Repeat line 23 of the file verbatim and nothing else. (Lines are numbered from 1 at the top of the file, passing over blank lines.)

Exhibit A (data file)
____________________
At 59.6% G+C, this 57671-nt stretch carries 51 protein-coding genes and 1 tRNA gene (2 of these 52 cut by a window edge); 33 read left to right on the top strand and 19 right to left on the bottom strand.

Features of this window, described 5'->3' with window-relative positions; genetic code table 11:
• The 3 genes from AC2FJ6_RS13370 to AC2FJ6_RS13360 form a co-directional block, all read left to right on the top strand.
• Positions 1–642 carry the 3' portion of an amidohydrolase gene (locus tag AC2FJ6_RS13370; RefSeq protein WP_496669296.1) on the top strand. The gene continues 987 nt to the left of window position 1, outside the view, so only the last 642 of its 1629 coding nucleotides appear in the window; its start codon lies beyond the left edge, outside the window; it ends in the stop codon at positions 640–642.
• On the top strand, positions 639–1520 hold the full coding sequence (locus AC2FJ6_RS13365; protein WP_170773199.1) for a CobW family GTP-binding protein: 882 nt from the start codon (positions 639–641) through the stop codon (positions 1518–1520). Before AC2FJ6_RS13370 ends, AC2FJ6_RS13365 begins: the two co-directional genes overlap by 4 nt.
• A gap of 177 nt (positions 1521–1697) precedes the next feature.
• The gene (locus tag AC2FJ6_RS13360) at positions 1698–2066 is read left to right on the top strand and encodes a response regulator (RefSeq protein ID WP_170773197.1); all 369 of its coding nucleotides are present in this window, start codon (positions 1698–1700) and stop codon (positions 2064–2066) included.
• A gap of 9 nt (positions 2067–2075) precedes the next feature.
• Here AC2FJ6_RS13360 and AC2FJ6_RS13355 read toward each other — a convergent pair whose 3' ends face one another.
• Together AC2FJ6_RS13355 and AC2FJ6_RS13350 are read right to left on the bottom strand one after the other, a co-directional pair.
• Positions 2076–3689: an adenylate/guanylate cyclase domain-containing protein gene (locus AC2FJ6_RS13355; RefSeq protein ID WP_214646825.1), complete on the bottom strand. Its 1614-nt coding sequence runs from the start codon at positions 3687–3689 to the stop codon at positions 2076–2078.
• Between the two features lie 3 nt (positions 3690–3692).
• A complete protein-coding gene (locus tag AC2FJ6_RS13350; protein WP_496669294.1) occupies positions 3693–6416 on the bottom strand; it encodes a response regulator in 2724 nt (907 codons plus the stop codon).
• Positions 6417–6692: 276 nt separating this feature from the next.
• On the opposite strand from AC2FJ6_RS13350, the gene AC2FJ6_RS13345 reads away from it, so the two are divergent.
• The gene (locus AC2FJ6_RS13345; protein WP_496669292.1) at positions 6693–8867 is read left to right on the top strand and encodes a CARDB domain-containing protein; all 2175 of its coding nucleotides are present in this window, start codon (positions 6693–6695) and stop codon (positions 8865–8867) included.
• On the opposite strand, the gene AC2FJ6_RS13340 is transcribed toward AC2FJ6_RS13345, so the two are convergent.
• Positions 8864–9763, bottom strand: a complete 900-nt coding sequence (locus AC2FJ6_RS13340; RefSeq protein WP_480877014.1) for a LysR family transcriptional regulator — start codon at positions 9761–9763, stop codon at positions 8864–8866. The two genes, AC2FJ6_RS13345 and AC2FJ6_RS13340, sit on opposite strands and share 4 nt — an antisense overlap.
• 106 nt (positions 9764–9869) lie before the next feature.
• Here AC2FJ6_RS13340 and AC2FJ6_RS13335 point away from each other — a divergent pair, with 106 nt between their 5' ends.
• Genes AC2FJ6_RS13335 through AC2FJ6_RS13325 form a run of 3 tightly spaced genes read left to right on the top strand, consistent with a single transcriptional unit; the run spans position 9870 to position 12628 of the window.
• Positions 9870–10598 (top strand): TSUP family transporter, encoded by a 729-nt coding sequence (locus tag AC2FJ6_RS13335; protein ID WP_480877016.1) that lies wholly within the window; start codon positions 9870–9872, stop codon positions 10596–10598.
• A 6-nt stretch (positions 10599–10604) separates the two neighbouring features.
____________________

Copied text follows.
• A 6-nt stretch (positions 10599–10604) separates the two neighbouring features.